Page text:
Keegan Bradley’s dreams and nightmares are next-door neighbors
Early Sunday morning, Keegan Bradley woke up to a nightmare.
Two nightmares, really.
He was sleeping on a one-shot 54-hole lead going to the final round of the Travelers Championship. But that sleep, he admitted later, was rudely interrupted.
First Bradley woke with a start after hitting several sleep-shots out of bounds. Ugh. Next he awoke to the alarming vision that Justin Thomas — who began the day at 14 under, seven shots off Bradley’s lead — had just shot 10-under-par 60. In other words, Bradley experienced golf’s version of the world’s two most common nightmares: falling (down the leaderboard) and being chased (ferociously, from seven shots back).
But wow, how the day became a dream. By Sunday evening, as Bradley began his walk toward the 18th green, he was in possession of a three-shot lead. He raised his arms to the crowd, soaking in the cheers and chants, pumping his fist, taking full advantage of the security that comes with a few insurance strokes. The only thing left was a two-putt and a party.
GROWING UP IN VERMONT (with stints in New Hampshire and Massachusetts), Bradley had dreamt of becoming a New England sporting legend. The Travelers — held in Cromwell, Conn., just outside Hartford — was the first pro golf event he attended in person. Now here he was, grinning wide at the crowd. Sometimes athletes talk about a winning moment feeling like a blur. This felt like the opposite. Bradley looked keenly aware of just how special the moment was. He looked to the crowd and thrust his hands into the air like sponges, desperate to soak up the euphoria in the air, absorbing the unbelievable reality in real time, hopeful he could wring it out later and experience the feeling again.
In the minutes after his win, New England’s new golfing hero spotted, among the hundreds of texts, one from Michael Jordan. Another came in from Red Sox legend Tim Wakefield. A third was from Aaron Rodgers, which meant a lot, Bradley said, “even though he plays for the Jets now.”
And then there was his family. Bradley bear-hugged his kids and his wife, Jillian. He went through a post-round interview with CBS’ Amanda Renner with his son by his side and then the two executed a multi-step handshake, one of the moving moment’s most moving moments.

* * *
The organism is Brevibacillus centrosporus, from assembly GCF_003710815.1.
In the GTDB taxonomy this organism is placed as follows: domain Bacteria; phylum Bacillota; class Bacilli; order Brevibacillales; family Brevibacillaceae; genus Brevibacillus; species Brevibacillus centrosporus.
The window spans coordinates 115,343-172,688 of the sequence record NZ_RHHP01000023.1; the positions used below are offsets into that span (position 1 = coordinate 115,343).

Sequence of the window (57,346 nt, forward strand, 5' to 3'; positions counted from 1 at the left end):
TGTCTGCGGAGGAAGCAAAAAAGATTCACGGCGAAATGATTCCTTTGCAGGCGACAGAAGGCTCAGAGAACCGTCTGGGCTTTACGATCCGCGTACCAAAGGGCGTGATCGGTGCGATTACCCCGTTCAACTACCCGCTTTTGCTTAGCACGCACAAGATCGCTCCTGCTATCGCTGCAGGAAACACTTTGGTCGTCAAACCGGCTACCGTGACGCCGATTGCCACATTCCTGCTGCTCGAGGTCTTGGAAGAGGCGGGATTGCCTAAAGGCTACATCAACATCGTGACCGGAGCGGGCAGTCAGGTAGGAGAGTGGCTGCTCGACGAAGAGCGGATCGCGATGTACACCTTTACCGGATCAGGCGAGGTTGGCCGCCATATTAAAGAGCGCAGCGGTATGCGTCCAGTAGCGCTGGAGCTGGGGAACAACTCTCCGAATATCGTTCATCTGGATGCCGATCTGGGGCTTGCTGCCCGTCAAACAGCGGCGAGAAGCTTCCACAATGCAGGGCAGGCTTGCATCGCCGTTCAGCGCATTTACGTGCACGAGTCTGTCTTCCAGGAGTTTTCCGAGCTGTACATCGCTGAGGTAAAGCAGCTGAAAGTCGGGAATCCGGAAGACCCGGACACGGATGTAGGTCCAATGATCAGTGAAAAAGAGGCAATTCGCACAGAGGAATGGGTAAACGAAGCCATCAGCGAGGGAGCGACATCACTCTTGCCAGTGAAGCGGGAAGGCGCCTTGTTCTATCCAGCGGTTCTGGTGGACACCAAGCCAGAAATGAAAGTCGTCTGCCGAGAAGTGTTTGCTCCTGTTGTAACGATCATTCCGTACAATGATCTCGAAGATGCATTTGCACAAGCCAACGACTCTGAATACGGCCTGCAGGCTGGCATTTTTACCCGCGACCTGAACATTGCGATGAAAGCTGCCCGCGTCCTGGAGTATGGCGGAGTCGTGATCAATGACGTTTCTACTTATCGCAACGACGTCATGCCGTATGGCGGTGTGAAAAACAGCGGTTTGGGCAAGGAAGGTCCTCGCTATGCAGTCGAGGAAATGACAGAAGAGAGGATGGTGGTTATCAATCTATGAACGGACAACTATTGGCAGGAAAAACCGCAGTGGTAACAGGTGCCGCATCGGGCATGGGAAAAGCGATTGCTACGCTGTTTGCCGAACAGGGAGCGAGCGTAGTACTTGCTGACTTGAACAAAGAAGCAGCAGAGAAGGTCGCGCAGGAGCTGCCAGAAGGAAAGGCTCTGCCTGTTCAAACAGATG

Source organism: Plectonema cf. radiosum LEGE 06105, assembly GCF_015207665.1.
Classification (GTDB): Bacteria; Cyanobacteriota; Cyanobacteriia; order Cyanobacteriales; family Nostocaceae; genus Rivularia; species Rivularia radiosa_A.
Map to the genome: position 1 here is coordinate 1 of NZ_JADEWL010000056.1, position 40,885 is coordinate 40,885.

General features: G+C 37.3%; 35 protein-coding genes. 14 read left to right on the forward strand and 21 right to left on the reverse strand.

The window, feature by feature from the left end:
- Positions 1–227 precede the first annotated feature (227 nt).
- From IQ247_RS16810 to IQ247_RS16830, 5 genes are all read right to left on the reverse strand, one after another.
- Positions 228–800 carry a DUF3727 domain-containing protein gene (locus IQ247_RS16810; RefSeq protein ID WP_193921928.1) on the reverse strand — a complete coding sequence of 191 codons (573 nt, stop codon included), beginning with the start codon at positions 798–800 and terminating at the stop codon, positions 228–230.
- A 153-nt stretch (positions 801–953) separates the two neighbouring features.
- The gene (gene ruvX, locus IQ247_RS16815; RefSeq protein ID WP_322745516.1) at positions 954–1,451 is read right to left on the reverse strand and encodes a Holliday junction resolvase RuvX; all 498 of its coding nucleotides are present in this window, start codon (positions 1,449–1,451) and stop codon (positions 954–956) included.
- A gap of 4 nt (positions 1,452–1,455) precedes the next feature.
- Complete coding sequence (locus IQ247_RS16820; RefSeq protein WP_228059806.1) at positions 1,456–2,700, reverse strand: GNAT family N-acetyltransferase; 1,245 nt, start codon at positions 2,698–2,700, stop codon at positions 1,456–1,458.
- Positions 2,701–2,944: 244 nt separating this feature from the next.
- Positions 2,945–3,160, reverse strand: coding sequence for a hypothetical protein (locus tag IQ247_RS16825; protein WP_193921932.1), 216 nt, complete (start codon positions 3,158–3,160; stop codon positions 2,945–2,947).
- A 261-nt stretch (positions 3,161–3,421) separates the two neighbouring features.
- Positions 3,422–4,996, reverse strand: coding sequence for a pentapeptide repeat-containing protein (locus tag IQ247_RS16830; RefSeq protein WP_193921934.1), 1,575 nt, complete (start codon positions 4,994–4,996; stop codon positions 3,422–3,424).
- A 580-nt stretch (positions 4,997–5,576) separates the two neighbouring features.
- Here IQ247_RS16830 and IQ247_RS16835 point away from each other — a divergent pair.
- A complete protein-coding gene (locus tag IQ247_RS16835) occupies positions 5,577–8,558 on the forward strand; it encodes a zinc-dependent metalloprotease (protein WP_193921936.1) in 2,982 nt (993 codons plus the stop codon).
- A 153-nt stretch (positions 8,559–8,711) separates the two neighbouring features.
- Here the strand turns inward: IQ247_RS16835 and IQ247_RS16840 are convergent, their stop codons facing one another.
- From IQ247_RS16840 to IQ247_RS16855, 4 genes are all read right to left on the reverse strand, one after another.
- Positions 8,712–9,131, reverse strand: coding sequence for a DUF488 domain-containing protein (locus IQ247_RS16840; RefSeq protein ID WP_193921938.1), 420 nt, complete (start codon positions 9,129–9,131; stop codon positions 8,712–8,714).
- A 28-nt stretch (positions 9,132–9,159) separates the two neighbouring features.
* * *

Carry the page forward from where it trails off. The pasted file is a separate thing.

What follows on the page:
Bradley won his first major championship back in 2011 as a single man. Winning with his family? He said it doesn’t compare.
“For them to be able to feel the excitement of this and be here and feel it, I can’t put a price on that,” he said. “It’s just the greatest feeling.”
TO UNDERSTAND THE DREAM you need to understand a little bit about Woodstock. As chance would have it, I began my Sunday in a small town in east-central Vermont, where I’d spent the weekend at a friend’s wedding. Bradley grew up in Woodstock, just two towns over from where I’d stayed and just 90 minutes on winding roads from my own small-town upbringing. He’s well-known at the golf course in Woodstock and he’s well-known at the courses I grew up playing and he’s well-known at every small-town course in between, too.
We drove through on the way in and on the way out, catching a glimpse of leafy, idyllic New England perfection. Woodstock has a population of 3,000 — some fraction of the crowd ringing the 18th green — which has been called the “prettiest small town in America.” It serves as bucolic wedding destination in the summer, snowy ski escape in the winter and a trip back in time in every season. It’s pretty far up there, too — a two-and-a-half hour straight shot up I-91 from TPC River Highlands.
“From where I grew up, this is like the South, down here,” Bradley said of Connecticut.
He describes his childhood fondly; Bradley was a competitive skier and golfer growing up in a family of competitive skiers and golfers. It’s hardly unique for a successful golfer to have grown up in a rural area, where space is abundant and golf is cheap and a kid really can hang out at the course, morning to night, and hone his game all the while. But Vermont? That’s hardly a hotbed for aspiring pros.
A decade ago, when Bradley made his PGA Tour debut and quickly became an unlikely major champion, a story made the rounds about how he’d spent a stint of his childhood living in a trailer park with his father, Mark. But Bradley thinks the story can be misconstrued as an illustration of family poverty. Instead, it showed what he and his father — an itinerant assistant golf pro at the time — had in abundance: adventure, determination and a dogged pursuit of Bradley’s golfing future. Squeezing his 6-foot-3-inch frame onto a bed fashioned over the table inside an RV, his 6-foot-5-inch father crammed into his own bunk nearby? That’s a different origin story than most Tour pros. But Bradley has relished that difference. He remains different.
It was in those years that Bradley began forming the chip that still rests atop his broad shoulders. Need proof? The first words of his first interview post-win were these, to Renner:
“This is for all the kids that grew up in New England who got to sit through the winters and watch other people play golf,” he said. In his press conference later, he expanded on that message. “This is for all the kids like me that grew up in winters and can’t play and would watch the kids from Florida and down south get better and compete and get invited to the biggest tournaments in the country that I was never invited to,” he said.